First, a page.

Cash cost refers to the dollar cost of producing one ounce of gold. This includes all direct and indirect costs of mining, crushing, processing and general and administrative expenses of the mine, including royalties and mining taxes.10 Cash costs vary with the quality of ore deposits and operating efficiencies. Therefore, we expect that firms with lower average cash cost would enjoy higher firm value. Thus, we expect a negative coefficient on this variable.11 However, because of significant numbers of missing observations for this variable, Table 6 reports results with and without this control variable.

Table 6 reports the results of the regressions. It displays the results for all firm-year observations, which include 43 firms. Similar to the results in univariate analysis, we see that hedging is still negatively related to firm value, even after controlling for other firm characteristics. All the coefficients on the hedging dummy and delta are negative. The coefficient on the hedging dummy is significant at the 10% level in Model 1.12 10 Cash costs exclude noncash items, such as depreciation, depleting and amortization, as well as interest expense, corporate SG&A, exploration, and extraordinary costs.

11 Gold mining firms report cash cost either at a per mine bases or for the company as a whole. If the figures are for each mine, we compute a weighted-average cash cost for that year. However, because of significant numbers of missing observations on this data, we report in Table 6 the regression results with and without this control variable. 12 Apparently, American Barrick is an outlier, with 100 percent of its 3-year production fully hedged. As in Tufano (1996), we also estimate the regressions without this firm. The coefficients on delta are still negative and are now significant at the 1% level.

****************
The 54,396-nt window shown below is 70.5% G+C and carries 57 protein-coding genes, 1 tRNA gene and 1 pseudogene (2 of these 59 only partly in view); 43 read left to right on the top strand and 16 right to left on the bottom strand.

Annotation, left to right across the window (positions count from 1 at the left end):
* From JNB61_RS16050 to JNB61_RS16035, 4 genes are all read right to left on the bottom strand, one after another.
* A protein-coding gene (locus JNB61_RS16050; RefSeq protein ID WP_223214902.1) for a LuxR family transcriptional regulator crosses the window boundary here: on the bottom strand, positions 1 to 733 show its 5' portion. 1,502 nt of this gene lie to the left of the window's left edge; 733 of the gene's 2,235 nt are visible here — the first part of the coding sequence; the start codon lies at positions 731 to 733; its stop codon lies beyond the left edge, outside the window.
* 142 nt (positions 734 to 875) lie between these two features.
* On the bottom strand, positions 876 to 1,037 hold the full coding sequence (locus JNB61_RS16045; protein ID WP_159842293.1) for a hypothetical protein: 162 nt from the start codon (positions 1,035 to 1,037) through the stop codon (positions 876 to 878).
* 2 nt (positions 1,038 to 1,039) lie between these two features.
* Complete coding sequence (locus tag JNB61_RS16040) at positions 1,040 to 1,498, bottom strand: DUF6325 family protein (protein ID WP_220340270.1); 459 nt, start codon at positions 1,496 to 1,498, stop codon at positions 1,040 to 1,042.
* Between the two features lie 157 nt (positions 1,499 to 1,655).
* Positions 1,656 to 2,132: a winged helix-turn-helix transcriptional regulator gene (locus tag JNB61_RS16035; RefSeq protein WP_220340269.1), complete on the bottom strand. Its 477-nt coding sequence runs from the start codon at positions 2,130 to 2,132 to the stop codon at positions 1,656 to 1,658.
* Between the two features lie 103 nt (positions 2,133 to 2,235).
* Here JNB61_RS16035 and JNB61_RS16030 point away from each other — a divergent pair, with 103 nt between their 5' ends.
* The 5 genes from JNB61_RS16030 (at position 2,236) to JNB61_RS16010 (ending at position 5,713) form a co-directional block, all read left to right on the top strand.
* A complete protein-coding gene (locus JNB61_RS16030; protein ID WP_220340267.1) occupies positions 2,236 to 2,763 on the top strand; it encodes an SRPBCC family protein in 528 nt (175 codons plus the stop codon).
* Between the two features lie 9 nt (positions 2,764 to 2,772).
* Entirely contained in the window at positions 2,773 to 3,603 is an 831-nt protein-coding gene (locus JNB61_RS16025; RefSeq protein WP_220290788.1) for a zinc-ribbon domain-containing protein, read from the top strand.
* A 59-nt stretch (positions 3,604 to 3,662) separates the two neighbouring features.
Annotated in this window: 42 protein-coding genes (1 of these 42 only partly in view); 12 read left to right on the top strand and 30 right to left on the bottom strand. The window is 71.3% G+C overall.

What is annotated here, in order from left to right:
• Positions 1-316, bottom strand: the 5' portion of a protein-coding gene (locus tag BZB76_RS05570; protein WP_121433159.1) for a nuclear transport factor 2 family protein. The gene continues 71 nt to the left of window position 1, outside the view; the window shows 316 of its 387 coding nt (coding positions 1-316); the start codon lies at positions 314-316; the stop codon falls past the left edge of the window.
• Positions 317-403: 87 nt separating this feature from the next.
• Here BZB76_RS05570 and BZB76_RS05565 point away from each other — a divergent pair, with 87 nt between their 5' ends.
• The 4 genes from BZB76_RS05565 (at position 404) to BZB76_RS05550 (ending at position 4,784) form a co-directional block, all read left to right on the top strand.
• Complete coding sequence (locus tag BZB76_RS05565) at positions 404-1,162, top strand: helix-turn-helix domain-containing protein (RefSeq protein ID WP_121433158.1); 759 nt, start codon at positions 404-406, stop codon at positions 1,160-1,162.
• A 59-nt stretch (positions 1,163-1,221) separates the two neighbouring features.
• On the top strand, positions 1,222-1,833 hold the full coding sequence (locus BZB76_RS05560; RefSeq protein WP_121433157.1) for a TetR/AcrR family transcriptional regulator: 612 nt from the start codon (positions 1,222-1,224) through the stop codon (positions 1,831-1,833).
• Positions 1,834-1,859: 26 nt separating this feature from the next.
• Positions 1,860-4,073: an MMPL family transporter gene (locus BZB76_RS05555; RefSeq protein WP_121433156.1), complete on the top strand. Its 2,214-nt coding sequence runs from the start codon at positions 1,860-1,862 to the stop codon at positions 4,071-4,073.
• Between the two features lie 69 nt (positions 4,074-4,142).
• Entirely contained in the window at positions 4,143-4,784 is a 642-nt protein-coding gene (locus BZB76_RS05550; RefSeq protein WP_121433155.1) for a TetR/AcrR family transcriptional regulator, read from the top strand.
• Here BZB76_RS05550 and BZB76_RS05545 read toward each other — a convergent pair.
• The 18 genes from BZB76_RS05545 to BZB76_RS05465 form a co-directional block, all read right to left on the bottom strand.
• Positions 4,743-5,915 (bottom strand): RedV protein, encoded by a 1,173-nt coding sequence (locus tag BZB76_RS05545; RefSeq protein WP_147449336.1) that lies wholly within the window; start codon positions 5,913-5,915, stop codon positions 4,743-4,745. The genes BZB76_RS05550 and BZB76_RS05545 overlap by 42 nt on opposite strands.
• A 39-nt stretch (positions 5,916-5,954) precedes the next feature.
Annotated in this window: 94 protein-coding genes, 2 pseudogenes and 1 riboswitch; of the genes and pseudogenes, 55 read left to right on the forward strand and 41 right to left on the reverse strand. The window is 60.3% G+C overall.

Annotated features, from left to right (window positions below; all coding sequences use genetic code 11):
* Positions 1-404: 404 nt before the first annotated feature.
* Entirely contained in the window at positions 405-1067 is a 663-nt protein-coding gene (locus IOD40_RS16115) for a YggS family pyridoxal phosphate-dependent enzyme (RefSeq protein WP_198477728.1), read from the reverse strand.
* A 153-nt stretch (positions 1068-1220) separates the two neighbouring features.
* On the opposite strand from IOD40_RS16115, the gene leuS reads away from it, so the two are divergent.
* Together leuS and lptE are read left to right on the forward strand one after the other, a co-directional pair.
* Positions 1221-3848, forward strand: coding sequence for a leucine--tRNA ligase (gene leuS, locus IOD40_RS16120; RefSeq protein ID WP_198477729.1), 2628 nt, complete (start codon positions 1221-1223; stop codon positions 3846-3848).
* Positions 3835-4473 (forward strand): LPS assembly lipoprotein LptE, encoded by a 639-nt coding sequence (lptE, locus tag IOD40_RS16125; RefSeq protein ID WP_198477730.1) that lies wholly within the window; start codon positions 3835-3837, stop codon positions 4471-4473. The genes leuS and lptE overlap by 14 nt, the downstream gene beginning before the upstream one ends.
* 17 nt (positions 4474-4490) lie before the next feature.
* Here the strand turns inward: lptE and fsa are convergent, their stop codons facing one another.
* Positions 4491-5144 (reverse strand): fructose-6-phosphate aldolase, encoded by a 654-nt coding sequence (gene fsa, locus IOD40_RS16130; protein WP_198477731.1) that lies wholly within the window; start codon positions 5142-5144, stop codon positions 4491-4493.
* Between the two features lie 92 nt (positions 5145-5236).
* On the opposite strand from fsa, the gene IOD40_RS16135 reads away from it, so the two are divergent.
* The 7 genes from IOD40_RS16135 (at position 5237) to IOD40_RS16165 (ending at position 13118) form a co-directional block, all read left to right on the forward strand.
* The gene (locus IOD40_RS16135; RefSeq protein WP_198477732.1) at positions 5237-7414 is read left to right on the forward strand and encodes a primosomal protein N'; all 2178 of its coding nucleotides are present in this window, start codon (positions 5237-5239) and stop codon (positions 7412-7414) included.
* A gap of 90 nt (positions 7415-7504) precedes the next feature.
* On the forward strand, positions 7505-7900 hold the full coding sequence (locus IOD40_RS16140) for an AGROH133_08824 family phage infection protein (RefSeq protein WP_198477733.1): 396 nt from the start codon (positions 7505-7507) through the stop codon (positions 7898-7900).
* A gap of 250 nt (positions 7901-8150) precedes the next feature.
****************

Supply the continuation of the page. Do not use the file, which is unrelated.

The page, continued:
19 Several control variables also show a significant relationship to Tobin’s Q ratio. As expected, firm’s profitability (ROA) and investment growth are positively related to the Q ratio, indicating that firms with higher profitability and higher growth potentials are rewarded with higher Q ratios. In addition, Q ratios seem to be positively related to firm size among gold mining firms. We also see that cash cost is negatively related to the Q ratio, as expected, although the relationship is not significant.

V. Conclusions This paper studies the hedging activities of 44 gold mining firms between 1991 and 2000, and examines the relationship between gold hedging and firm value.